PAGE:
What’s Happening in California?
On Tuesday, millions of California voters will fill out ballots to decide whether or not Gavin Newson will keep his job as the Governor of California. How exactly did this happen, and what does it mean?
Since the beginning of the coronavirus pandemic, Gavin Newsom has been in front of the national response: apart from being the governor of the most populous state in the country, his restrictions were among the most stringent and unpopular. This was seen as incredibly hypocritical when pictures of Newsom, maskless and mingling, at a Napa Valley French restaurant spread like wildfire across the internet. While Newsom later apologized, the aftermath of the incident saw the largest influx in recall petition signatures. It’s for this reason that the Republican base in the Golden State have banded together to trigger the recall in California.
Due to Progressive Era reforms, when California first approved the recall process, it is relatively easy to recall a California official. In fact, every governor in the past sixty years has faced an attempted recall. To trigger a recall election for Newsom, for instance, activists had to acquire under 1.5 million signatures in a state where 12.7 million people voted in the last gubernatorial elections; that’s a remarkably lower proportion than any other state that allows recalls.
Here’s some basic information on the recall.
How Does it Work?
On Tuesday, voters will see two questions on the ballot. The first will ask whether or not the voter would like to recall Newsom. The second will ask, from a list of forty-six candidates, who the voter would like to replace Newsom with if he is ultimately recalled.
If a majority votes “no” on the first question, the second is moot. However, if a majority votes “yes,” the candidate with the plurality of votes in the second section will be elected as governor.
There are very few significant candidates running, most of whom are Republican. Up until the emergence of Larry Elder, conservative radio talk show host, in late July, many knew little about the replacement candidates. However, some of the other prominent options include former San Diego Mayor Kevin Faulcone, businessman John Cox, state Assemblyman Kevin Kiley, and former Olympian Caitlyn Jenner.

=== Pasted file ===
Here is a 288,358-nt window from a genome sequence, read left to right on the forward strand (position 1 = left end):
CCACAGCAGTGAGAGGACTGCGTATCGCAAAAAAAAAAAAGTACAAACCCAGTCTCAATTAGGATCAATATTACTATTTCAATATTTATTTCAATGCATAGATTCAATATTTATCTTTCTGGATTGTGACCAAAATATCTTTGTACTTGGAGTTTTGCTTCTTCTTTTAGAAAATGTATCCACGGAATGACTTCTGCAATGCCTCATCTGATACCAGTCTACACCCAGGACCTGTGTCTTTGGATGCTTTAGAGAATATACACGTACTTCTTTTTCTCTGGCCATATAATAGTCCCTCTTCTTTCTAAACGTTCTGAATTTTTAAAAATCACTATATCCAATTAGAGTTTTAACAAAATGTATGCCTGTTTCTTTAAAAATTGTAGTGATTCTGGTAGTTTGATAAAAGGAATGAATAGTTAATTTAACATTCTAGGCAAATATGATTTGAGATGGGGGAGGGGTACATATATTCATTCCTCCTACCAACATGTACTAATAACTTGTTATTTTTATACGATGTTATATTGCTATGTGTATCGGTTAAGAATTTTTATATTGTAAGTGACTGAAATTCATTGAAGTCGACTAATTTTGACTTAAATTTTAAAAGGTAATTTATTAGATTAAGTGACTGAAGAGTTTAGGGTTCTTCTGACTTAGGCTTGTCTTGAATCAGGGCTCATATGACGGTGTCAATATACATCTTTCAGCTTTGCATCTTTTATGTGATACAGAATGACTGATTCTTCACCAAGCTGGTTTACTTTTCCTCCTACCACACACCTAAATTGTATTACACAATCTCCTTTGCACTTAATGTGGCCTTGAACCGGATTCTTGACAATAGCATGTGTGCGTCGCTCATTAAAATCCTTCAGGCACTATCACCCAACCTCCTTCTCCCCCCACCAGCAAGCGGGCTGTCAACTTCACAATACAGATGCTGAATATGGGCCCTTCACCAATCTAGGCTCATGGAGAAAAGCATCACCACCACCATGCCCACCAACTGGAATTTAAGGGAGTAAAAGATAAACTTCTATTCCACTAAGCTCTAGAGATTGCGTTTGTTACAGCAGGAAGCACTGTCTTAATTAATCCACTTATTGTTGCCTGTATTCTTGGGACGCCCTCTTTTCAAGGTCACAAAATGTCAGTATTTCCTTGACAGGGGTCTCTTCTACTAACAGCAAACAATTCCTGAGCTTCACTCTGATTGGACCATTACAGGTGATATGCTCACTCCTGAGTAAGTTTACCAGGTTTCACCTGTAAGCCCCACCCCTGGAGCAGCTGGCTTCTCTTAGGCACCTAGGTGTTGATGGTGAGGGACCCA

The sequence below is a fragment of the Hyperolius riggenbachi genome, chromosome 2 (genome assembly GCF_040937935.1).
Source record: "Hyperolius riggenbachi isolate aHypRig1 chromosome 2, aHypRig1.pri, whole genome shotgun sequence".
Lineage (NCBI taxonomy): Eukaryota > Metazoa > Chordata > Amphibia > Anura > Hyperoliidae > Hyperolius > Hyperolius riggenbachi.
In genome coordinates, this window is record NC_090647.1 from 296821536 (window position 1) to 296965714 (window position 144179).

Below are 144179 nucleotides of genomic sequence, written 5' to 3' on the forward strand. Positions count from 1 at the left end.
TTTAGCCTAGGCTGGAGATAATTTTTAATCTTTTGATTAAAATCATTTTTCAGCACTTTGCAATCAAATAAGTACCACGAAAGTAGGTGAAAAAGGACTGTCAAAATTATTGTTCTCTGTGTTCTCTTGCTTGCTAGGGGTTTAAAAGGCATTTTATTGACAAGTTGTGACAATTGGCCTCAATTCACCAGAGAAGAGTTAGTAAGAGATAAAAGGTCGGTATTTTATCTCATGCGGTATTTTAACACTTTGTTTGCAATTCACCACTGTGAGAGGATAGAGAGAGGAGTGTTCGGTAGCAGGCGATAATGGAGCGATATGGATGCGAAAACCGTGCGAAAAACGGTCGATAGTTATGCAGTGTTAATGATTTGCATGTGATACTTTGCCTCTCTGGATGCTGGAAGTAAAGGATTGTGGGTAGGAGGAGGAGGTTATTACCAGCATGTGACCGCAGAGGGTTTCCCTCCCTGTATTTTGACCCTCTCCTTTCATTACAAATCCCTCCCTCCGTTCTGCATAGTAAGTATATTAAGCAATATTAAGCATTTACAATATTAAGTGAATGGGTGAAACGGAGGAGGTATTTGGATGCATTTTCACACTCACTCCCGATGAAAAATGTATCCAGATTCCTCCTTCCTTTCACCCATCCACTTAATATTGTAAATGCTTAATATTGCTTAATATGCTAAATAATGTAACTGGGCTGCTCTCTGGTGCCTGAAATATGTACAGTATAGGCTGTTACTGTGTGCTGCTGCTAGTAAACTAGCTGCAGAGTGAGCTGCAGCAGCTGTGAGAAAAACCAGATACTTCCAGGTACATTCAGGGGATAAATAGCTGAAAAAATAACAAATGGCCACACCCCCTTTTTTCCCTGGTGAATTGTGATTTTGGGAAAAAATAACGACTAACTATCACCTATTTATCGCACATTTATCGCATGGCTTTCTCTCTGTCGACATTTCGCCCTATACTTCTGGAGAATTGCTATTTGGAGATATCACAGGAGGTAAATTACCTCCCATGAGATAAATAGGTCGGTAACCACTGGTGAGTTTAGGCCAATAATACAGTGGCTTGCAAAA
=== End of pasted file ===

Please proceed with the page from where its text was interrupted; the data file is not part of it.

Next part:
Why’s the Election Getting So Much Attention?
While California is a solidly Democratic state and will likely remain so for a very long time, Gavin Newson is incredibly unpopular among Republicans and has weary support from many Democrats. If the full electorate came out to vote, the election would probably have little to no substance to cover, but recent polling has shown that the excitement (and probably turnout) is on the Republican side.
Due to the pandemic, many Democrats were unaware that the recall was even happening. Still, according to one CBS News/YouGov poll, 72% of Republican voters said they were “very motivated to vote” compared with just 61% of Democrats. That’s significant and making many Democratic strategists apprehensive for Tuesday’s returns.
What’s Going to Happen?
While polls have been inaccurate in the past, California’s vote “no” on the recall has increased its lead by ten points since mid-August, raising its average total lead to over fifteen points. According to one CNN estimate, only two percent of gubernatorial recall elections with polling data in the last two weeks were off by more than fifteen points. In other words, it would take a polling miracle for California conservatives to overcome that margin.
For anything to change, something would have to come out in the following two days that puts Newsom in an incredibly bad light, or Republican turnout will have to be extremely large relative to the strong Californian liberal base. While that wouldn’t exactly be unprecedented, it seems incredibly unlikely, and thus, Newsom’s loss is incredibly unlikely, at least for now.